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What is Watir?

Watir, pronounced water, is an open-source (BSD) family of Ruby libraries for automating web browsers. It allows you to write tests that are easy to read and maintain. It is simple and flexible. Watir drives browsers the same way people do. It clicks links, fills in forms, presses buttons. Watir also checks results, such as…
Watir is a tool in the Browser Testing category of a tech stack.
Watir is an open source tool with 1.3K GitHub stars and 220 GitHub forks. Here’s a link to Watir's open source repository on GitHub

Who uses Watir?

3 companies reportedly use Watir in their tech stacks, including Alphaity, Vidjil, and LifeWorks by Morneau Shepell.


Watir Integrations

Python, Ruby, Rails, Selenium, and CrossBrowserTesting are some of the popular tools that integrate with Watir. Here's a list of all 5 tools that integrate with Watir.

Why developers like Watir?

Here’s a list of reasons why companies and developers use Watir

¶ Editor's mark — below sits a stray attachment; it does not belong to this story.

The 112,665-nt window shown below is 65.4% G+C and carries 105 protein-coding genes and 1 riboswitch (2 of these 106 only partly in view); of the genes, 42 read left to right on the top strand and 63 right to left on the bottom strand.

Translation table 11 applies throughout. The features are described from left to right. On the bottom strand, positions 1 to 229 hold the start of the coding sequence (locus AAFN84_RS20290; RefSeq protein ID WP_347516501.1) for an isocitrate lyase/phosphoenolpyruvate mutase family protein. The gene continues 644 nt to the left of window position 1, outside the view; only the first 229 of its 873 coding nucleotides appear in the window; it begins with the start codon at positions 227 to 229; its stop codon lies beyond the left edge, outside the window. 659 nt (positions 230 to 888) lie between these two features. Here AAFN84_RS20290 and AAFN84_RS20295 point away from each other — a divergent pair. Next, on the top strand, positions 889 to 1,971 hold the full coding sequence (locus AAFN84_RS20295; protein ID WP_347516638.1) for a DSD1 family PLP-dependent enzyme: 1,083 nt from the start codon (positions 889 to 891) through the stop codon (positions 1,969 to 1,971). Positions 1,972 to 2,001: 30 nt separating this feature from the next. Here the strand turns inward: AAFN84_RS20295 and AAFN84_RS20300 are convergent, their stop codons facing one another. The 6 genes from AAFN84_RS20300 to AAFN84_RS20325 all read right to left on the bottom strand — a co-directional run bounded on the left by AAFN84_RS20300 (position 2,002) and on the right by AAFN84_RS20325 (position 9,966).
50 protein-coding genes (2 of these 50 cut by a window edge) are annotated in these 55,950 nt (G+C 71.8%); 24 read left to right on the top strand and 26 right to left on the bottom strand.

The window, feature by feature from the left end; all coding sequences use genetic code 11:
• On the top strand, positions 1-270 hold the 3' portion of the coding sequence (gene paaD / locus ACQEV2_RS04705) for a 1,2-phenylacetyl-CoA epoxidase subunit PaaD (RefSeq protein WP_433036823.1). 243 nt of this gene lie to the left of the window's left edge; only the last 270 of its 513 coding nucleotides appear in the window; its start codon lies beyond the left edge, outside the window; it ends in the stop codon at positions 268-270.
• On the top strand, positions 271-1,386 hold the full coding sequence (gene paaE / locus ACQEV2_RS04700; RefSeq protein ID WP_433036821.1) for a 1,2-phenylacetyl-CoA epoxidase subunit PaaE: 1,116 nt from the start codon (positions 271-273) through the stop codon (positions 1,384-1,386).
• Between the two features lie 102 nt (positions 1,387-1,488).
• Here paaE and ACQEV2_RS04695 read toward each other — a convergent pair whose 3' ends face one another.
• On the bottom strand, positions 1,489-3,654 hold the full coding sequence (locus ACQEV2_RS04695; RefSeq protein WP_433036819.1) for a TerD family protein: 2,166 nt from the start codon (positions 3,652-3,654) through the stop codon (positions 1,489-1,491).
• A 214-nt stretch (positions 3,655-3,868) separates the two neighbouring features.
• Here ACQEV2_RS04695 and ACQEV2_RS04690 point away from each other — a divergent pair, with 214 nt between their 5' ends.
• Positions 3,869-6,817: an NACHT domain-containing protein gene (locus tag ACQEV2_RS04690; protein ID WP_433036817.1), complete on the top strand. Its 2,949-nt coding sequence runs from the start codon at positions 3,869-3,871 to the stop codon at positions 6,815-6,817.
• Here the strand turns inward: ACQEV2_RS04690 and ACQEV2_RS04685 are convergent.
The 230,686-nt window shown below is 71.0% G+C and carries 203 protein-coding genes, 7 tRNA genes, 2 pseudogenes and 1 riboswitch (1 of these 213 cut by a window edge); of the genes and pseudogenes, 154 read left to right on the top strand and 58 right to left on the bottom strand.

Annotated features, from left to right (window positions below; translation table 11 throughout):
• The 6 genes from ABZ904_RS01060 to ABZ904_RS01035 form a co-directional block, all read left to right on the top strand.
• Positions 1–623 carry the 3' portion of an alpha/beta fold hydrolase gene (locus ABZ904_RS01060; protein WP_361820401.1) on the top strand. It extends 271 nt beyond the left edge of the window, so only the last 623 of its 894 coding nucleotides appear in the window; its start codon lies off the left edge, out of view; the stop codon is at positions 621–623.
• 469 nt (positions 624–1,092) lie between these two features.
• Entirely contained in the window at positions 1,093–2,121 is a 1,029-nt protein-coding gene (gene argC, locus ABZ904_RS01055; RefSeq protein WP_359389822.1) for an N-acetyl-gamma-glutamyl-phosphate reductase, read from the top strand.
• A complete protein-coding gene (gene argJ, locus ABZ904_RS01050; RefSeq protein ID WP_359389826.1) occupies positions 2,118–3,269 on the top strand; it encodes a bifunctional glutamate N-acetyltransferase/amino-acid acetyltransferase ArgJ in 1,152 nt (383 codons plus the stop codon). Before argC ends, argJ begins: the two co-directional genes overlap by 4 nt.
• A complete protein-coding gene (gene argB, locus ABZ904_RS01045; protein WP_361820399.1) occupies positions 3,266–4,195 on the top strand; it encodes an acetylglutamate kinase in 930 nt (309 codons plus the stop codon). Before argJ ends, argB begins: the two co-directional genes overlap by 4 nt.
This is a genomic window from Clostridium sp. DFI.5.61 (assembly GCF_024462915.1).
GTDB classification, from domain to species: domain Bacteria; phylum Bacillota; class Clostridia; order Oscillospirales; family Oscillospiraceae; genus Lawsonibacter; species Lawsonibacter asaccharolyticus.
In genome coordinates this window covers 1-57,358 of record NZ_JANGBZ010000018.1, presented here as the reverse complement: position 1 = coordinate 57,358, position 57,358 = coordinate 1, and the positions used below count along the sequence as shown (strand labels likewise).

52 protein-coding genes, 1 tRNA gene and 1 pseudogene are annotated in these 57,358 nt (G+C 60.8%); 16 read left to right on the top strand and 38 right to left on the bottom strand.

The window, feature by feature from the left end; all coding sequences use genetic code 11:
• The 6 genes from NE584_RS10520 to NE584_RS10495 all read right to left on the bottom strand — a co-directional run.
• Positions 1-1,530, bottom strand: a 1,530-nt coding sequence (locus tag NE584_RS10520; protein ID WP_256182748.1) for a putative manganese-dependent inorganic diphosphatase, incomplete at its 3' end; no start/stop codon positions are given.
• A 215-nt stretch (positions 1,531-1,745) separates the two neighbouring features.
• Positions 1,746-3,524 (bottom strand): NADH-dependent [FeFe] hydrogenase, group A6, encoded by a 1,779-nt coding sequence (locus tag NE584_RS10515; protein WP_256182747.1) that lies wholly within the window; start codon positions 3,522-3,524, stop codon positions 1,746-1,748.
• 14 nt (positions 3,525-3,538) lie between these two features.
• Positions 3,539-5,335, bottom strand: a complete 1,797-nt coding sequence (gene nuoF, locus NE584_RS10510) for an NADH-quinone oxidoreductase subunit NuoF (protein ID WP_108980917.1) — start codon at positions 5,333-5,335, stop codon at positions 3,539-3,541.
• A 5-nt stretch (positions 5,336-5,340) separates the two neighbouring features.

Top Reasons
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Watir's Features

  • The test scripts are written in Ruby language
  • It supports multiple domains and has a test recorder
  • It can find elements by its name, index, ID or value.

Watir Alternatives & Comparisons

What are some alternatives to Watir?
Selenium automates browsers. That's it! What you do with that power is entirely up to you. Primarily, it is for automating web applications for testing purposes, but is certainly not limited to just that. Boring web-based administration tasks can (and should!) also be automated as well.
Capybara helps you test web applications by simulating how a real user would interact with your app. It is agnostic about the driver running your tests and comes with Rack::Test and Selenium support built in. WebKit is supported through an external gem.
PhantomJS (www.phantomjs.org) is a headless WebKit scriptable with JavaScript. It is used by hundreds of developers and dozens of organizations for web-related development workflow.
Live, Web-Based Browser Testing Instant access to all real mobile and desktop browsers. Say goodbye to your lab of devices and virtual machines.
Karma is not a testing framework, nor an assertion library. Karma just launches a HTTP server, and generates the test runner HTML file you probably already know from your favourite testing framework. So for testing purposes you can use pretty much anything you like.
See all alternatives

Watir's Followers
3 developers follow Watir to keep up with related blogs and decisions.
Gaurav Manchanda
Siddharth Pandey